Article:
Crisis of Turkey's Editorially Crippled Media Deepens Further

With the exception of a few semi-democracies in Balkans and Eastern Europe, nowhere in the world is the self-destructive role of media proprietors is more visible, more irrational, more aggressive than in Turkey.
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With the exception of a few semi-democracies in Balkans and Eastern Europe, nowhere in the world is the self-destructive role of media proprietors is more visible, more irrational, more aggressive than in Turkey.

Greedy owners of the big media groups - some ideologically close, some distant to the ruling Justice and Development Party (AKP) - with huge economic interests in business other than media, strictly power-dependent of the government and bureaucracy, offer their 'services' through their media outlets for the political executive, as well abuse their ownership extensively to advance their influences.

Along with legal restrictions which squeeze the freedom of press, it is this arrogant, 'unholy alliance' between the government and media proprietors which set an example before the world how a vastly diverse media landscape like the one in Turkey, can turn into an 'open air editorial prison'.

The proprietors often without any external pressures impose self-censorship on the government policies, block investigative journalism. They stand for non-coverage of corruption; black-out of stories and comment that contain criticism about issues that may damage their relations with the prime minister, deadly keen on their own economic interests.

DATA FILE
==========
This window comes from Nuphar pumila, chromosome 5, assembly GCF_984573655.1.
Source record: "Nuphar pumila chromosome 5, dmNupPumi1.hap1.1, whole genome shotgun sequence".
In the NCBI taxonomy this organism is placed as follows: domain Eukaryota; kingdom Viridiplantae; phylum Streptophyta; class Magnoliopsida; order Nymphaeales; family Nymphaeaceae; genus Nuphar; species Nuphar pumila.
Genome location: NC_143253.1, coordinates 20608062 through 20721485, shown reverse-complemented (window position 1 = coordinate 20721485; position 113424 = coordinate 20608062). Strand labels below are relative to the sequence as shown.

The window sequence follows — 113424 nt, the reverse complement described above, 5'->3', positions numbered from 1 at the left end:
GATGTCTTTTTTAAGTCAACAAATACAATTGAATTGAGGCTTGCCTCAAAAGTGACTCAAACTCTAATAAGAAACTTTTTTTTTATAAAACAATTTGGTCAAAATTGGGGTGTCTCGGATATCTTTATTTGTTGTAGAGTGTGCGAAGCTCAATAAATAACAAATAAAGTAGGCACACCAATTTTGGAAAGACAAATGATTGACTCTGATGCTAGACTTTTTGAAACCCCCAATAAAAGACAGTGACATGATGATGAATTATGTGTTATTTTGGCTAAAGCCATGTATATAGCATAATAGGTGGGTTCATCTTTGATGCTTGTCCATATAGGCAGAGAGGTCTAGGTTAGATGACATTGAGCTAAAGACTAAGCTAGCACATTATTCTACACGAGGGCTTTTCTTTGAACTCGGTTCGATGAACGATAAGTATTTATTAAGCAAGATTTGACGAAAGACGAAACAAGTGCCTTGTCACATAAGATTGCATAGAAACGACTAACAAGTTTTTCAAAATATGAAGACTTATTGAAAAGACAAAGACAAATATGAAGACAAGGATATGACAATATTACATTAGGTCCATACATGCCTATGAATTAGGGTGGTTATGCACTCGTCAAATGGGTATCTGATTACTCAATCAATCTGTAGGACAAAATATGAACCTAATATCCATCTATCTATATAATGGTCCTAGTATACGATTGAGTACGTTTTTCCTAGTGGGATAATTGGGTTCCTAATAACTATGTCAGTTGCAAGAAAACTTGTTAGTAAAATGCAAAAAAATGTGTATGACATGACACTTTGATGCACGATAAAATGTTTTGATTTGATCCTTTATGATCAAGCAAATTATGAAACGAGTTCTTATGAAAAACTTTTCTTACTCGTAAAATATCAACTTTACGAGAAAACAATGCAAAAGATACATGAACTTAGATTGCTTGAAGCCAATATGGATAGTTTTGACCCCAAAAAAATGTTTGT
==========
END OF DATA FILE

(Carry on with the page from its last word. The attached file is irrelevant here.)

Turkish media's case is therefore rather unique in its complications.

Globally, there are three criteria to judge the health of any media in any country: Freedom, independence and pluralism/diversity.

There is not a problem with the latter: with 40 national dailies, 2500 local papers, 250 private TV channels, 1300 radio stations and more than 150 news sites and online portals, Turkey has a big, competitive sector.

It is the first two that present problems.

While mainly Kurdish dissent is subjected to legal punishment, and tiny, partisan Turkish press and a few independent papers operate freely and largely undisturbed by law, the media moguls are busy suffocating the freedom, and strangling editorial independence of the big groups.

The recent, spectacular case of daily Milliyet illustrate the pattern more clearly than ever. It has all the ingredients of how the 'unholy alliance' works: a scoop, a prominent columnist being fired, an editor who ended up in his post with zero credibility and a historic Turkish paper as a lame duck. Plus a proprietor asking the prime minister who he should appoint as editor-in-chief.

Let us first have a quick glance at the background of the case:

Minutes of the meeting on İmralı Island between the jailed PKK leader Abdullah Öcalan and the pro-Kurdish [Peace and Democracy Party] BDP delegation was published on Thursday, Feb. 28. Next day, Prime Minister Erdoğan furiously targeted Milliyet in public, saying 'if this is journalism, down with it!'

He quoted also a line - to make his case - by the veteran chief columnist of the paper, Hasan Cemal. The day after, Editor of Milliyet timidly explained he stood behind the story. But, a couple of days after, Hasan Cemal's column was absent.